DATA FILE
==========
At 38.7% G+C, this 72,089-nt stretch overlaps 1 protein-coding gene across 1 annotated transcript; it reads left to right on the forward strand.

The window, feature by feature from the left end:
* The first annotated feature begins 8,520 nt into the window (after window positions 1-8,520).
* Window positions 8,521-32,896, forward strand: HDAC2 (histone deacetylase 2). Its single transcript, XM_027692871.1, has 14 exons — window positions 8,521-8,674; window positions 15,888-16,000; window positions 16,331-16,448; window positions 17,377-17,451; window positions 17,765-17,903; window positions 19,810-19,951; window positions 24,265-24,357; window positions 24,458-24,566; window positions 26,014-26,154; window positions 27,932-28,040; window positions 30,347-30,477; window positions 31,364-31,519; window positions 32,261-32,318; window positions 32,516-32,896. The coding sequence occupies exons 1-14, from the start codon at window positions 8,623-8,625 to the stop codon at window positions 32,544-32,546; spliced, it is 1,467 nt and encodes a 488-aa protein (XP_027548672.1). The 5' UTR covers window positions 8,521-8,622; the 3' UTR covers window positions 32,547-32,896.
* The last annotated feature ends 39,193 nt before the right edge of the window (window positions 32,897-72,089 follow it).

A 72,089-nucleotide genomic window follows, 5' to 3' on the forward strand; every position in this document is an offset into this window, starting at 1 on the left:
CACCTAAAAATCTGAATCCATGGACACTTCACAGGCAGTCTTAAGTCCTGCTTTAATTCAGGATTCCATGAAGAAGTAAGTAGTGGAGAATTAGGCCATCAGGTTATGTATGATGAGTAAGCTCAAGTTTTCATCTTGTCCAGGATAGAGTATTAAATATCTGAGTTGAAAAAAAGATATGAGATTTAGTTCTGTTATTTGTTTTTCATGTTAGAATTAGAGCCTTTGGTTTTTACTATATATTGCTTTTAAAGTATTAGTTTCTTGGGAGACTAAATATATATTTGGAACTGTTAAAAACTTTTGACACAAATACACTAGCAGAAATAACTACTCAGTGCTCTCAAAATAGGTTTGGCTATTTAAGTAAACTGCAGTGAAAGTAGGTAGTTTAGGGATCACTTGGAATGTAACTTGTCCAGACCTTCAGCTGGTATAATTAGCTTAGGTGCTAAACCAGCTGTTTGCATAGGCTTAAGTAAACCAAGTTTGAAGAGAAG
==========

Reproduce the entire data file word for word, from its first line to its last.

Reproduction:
At 38.7% G+C, this 72,089-nt stretch overlaps 1 protein-coding gene across 1 annotated transcript; it reads left to right on the forward strand.

The window, feature by feature from the left end:
* The first annotated feature begins 8,520 nt into the window (after window positions 1-8,520).
* Window positions 8,521-32,896, forward strand: HDAC2 (histone deacetylase 2). Its single transcript, XM_027692871.1, has 14 exons — window positions 8,521-8,674; window positions 15,888-16,000; window positions 16,331-16,448; window positions 17,377-17,451; window positions 17,765-17,903; window positions 19,810-19,951; window positions 24,265-24,357; window positions 24,458-24,566; window positions 26,014-26,154; window positions 27,932-28,040; window positions 30,347-30,477; window positions 31,364-31,519; window positions 32,261-32,318; window positions 32,516-32,896. The coding sequence occupies exons 1-14, from the start codon at window positions 8,623-8,625 to the stop codon at window positions 32,544-32,546; spliced, it is 1,467 nt and encodes a 488-aa protein (XP_027548672.1). The 5' UTR covers window positions 8,521-8,622; the 3' UTR covers window positions 32,547-32,896.
* The last annotated feature ends 39,193 nt before the right edge of the window (window positions 32,897-72,089 follow it).

A 72,089-nucleotide genomic window follows, 5' to 3' on the forward strand; every position in this document is an offset into this window, starting at 1 on the left:
CACCTAAAAATCTGAATCCATGGACACTTCACAGGCAGTCTTAAGTCCTGCTTTAATTCAGGATTCCATGAAGAAGTAAGTAGTGGAGAATTAGGCCATCAGGTTATGTATGATGAGTAAGCTCAAGTTTTCATCTTGTCCAGGATAGAGTATTAAATATCTGAGTTGAAAAAAAGATATGAGATTTAGTTCTGTTATTTGTTTTTCATGTTAGAATTAGAGCCTTTGGTTTTTACTATATATTGCTTTTAAAGTATTAGTTTCTTGGGAGACTAAATATATATTTGGAACTGTTAAAAACTTTTGACACAAATACACTAGCAGAAATAACTACTCAGTGCTCTCAAAATAGGTTTGGCTATTTAAGTAAACTGCAGTGAAAGTAGGTAGTTTAGGGATCACTTGGAATGTAACTTGTCCAGACCTTCAGCTGGTATAATTAGCTTAGGTGCTAAACCAGCTGTTTGCATAGGCTTAAGTAAACCAAGTTTGAAGAGAAG